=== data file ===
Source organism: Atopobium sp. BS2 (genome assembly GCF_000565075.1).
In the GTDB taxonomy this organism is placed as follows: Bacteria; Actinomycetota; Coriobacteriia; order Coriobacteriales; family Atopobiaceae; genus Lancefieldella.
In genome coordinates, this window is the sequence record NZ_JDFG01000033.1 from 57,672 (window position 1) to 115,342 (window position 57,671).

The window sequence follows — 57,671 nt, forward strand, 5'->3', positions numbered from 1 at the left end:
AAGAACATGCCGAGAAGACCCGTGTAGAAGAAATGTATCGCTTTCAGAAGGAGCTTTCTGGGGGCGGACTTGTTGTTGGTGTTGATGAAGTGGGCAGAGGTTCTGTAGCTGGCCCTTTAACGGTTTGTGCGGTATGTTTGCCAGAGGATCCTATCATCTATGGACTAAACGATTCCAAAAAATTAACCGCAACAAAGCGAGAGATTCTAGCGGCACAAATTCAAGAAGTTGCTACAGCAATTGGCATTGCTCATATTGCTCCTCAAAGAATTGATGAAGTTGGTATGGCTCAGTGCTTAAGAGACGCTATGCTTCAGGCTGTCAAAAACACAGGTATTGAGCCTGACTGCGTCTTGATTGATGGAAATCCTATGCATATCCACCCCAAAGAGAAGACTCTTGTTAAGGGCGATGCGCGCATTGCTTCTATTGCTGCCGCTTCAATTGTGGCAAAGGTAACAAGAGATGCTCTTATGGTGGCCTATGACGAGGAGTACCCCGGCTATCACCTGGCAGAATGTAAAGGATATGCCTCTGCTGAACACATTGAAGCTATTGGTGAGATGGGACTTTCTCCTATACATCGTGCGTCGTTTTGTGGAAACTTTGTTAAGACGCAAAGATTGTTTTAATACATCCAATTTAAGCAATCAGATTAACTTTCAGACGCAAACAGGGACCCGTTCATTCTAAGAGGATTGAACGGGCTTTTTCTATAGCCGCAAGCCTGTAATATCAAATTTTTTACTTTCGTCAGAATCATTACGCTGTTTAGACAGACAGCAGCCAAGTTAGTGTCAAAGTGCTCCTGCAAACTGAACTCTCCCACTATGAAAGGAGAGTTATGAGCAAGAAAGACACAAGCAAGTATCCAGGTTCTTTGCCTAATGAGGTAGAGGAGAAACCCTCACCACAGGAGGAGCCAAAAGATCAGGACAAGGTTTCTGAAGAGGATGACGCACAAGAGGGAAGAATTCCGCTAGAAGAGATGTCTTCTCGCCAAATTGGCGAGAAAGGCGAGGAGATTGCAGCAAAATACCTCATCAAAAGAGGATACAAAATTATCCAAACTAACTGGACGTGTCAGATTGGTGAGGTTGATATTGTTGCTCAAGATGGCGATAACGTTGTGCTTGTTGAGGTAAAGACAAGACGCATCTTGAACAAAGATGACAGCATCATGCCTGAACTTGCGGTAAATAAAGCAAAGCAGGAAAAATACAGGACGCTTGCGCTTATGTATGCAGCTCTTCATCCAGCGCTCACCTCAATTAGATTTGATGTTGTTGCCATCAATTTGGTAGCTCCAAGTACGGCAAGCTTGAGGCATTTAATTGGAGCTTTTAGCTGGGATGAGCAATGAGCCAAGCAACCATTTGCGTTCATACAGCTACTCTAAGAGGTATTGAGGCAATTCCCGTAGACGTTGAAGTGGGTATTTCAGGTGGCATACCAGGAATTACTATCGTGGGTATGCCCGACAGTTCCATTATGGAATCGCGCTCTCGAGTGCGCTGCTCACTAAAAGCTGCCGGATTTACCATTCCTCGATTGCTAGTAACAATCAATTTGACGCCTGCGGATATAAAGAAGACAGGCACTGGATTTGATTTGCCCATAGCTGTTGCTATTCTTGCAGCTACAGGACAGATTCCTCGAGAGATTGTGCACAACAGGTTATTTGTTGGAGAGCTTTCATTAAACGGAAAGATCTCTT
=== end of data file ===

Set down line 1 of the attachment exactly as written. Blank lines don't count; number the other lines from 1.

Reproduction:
Source organism: Atopobium sp. BS2 (genome assembly GCF_000565075.1).